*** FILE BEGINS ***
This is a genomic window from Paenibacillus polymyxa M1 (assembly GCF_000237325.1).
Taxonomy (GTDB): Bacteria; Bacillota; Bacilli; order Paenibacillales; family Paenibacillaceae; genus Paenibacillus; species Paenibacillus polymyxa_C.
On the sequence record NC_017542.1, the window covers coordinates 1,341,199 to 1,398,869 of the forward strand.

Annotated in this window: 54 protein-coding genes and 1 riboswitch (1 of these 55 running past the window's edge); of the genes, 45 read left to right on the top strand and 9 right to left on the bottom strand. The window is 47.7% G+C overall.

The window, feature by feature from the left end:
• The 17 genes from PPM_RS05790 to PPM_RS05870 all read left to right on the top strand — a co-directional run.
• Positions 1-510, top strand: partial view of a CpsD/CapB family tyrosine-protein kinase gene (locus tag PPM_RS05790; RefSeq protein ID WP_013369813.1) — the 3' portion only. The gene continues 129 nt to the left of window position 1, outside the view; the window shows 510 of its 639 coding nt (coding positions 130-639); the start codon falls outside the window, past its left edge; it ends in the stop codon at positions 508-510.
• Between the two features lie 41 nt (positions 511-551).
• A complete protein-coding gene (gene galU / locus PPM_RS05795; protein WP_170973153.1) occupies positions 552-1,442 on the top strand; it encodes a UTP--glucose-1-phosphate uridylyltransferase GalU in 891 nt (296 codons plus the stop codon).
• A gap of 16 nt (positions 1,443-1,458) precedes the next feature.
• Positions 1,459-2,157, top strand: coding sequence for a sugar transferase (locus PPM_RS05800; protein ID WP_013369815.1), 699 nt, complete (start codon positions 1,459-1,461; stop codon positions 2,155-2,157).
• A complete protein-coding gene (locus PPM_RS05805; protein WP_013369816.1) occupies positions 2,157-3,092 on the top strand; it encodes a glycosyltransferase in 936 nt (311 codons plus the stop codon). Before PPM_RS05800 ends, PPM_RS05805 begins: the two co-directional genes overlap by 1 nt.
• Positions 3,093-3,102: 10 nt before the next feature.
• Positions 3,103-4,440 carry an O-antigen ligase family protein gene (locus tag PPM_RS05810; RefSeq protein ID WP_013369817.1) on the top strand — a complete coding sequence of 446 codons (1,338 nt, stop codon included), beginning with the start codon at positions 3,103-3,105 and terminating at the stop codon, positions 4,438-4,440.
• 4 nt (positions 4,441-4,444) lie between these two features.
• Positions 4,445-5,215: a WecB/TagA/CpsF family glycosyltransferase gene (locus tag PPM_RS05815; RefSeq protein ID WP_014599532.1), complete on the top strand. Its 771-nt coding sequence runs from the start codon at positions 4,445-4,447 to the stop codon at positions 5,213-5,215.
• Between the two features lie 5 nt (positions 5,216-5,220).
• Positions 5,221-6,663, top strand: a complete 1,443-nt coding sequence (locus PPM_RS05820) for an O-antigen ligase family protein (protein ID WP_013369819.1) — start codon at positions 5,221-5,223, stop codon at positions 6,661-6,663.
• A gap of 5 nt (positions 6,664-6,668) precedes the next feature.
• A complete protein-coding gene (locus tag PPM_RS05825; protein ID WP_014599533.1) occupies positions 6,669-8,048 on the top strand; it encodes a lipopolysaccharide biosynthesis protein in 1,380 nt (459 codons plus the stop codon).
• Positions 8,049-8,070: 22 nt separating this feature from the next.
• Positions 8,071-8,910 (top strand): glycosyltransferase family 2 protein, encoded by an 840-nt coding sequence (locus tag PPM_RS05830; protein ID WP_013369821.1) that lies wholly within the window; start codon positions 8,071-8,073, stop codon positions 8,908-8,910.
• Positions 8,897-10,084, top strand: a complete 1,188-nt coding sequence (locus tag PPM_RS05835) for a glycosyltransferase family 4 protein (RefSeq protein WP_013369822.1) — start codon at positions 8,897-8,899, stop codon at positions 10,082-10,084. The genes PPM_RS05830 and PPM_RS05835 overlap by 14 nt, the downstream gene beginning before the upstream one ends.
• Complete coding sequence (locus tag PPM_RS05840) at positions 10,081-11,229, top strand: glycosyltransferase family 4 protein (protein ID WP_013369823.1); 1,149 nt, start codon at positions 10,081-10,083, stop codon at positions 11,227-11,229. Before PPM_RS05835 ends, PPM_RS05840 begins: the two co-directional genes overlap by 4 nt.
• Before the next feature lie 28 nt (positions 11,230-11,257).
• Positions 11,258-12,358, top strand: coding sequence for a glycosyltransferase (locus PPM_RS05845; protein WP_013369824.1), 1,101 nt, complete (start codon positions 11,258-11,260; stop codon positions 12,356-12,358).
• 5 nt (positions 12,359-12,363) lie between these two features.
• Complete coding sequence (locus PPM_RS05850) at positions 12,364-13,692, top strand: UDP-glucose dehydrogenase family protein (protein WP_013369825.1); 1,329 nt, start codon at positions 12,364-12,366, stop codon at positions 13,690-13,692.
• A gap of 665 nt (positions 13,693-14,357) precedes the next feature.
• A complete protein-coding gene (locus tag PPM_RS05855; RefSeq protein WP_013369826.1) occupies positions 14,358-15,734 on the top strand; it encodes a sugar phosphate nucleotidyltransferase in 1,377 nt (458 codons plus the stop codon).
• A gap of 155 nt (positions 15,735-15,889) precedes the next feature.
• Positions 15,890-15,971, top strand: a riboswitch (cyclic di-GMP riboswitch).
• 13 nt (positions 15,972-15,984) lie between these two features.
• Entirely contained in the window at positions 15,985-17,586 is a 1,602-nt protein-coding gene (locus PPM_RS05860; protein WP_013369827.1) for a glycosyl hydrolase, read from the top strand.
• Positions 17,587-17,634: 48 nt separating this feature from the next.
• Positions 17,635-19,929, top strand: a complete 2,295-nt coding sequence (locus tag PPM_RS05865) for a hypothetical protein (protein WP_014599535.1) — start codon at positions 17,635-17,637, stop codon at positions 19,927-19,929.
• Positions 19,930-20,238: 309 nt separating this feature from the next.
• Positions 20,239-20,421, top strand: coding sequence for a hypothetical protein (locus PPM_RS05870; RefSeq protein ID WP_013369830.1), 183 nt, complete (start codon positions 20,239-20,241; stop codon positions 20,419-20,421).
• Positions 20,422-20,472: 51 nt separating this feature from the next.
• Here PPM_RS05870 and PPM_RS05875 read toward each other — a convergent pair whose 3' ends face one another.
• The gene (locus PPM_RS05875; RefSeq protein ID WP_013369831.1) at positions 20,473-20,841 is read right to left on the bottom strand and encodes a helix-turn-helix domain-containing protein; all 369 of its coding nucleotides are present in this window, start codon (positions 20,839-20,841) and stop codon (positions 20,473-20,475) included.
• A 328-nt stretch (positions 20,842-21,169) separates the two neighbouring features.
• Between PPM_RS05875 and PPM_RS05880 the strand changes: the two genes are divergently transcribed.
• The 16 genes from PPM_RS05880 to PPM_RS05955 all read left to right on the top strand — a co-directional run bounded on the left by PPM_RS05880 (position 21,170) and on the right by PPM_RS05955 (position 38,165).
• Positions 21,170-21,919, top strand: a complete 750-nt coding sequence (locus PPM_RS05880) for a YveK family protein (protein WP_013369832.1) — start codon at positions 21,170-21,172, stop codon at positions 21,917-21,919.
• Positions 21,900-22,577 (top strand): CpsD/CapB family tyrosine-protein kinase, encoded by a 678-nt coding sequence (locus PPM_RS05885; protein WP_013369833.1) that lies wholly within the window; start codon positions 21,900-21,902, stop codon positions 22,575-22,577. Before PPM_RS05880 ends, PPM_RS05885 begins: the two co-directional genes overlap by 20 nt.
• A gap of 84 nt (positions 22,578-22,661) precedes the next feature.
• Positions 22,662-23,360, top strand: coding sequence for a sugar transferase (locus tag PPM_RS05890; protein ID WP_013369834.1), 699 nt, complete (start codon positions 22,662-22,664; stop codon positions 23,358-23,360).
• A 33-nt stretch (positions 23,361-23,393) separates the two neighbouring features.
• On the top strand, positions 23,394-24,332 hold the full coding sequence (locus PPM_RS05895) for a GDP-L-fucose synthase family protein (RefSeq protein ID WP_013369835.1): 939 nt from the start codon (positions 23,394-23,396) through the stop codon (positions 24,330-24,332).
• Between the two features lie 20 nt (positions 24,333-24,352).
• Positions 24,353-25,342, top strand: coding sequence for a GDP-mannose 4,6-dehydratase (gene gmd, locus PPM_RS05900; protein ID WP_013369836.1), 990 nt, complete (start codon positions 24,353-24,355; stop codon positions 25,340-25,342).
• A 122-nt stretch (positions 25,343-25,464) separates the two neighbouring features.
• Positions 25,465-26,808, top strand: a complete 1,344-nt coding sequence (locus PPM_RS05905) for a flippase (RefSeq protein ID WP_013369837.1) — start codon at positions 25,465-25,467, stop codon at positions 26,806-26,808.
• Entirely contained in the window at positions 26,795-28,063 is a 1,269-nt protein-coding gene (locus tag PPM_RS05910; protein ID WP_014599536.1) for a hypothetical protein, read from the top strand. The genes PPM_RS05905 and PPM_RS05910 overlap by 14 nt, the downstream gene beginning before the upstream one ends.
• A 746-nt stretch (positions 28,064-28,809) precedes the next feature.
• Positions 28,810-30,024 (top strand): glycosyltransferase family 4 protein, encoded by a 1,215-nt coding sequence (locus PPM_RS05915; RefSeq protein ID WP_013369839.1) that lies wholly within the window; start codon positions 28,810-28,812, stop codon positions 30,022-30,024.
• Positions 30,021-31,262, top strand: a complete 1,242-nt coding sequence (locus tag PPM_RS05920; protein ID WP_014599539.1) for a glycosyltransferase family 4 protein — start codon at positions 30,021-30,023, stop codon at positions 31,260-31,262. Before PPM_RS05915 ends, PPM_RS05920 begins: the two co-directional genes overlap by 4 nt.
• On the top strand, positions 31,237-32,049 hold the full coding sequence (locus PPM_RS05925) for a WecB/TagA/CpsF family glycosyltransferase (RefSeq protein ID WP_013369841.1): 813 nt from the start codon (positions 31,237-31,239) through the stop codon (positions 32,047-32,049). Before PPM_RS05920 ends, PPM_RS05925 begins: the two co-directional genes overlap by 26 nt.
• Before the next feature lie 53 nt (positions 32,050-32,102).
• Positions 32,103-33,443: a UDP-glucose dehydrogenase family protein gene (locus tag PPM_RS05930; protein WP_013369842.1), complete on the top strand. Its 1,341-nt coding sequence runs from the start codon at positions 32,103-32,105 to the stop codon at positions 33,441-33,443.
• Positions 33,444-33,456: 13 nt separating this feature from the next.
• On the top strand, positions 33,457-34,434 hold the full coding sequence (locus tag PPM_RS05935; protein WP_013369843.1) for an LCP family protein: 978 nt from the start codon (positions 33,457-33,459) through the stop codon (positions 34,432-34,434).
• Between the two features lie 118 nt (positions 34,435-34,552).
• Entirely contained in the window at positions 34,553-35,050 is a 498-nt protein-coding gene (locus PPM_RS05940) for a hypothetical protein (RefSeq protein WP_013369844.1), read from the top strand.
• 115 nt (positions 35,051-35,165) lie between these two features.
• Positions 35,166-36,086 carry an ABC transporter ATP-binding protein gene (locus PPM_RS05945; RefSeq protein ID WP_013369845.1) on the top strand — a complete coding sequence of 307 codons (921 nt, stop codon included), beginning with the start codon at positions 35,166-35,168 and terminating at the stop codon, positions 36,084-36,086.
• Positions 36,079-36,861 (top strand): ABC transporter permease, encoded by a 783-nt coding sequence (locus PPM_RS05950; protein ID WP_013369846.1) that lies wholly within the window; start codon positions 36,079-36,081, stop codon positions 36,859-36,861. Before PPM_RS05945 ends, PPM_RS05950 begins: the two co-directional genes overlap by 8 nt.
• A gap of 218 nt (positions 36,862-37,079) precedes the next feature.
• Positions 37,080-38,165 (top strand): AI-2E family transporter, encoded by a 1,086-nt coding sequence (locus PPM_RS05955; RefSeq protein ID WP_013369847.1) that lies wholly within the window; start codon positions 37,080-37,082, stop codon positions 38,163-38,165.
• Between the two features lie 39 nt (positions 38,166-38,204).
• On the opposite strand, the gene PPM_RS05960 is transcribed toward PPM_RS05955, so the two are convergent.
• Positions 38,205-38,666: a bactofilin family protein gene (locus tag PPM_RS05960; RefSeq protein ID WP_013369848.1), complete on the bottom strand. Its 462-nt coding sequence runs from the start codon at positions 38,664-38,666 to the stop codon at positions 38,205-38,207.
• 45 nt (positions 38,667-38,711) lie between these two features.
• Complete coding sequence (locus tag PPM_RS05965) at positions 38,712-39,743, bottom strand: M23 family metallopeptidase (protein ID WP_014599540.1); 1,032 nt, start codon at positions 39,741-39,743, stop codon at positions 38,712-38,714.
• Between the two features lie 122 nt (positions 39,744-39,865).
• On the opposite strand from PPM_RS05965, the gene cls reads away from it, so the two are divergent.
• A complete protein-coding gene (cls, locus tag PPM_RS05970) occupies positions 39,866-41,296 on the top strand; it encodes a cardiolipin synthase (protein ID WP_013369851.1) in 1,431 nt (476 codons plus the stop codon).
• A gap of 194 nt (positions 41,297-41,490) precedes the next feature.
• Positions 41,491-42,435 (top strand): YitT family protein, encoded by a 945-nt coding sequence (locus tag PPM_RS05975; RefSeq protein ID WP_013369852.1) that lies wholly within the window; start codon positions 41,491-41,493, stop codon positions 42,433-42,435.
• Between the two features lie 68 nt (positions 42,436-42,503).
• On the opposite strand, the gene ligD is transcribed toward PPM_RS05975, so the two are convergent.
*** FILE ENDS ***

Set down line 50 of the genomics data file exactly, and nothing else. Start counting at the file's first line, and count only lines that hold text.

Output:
• On the top strand, positions 23,394-24,332 hold the full coding sequence (locus PPM_RS05895) for a GDP-L-fucose synthase family protein (RefSeq protein ID WP_013369835.1): 939 nt from the start codon (positions 23,394-23,396) through the stop codon (positions 24,330-24,332).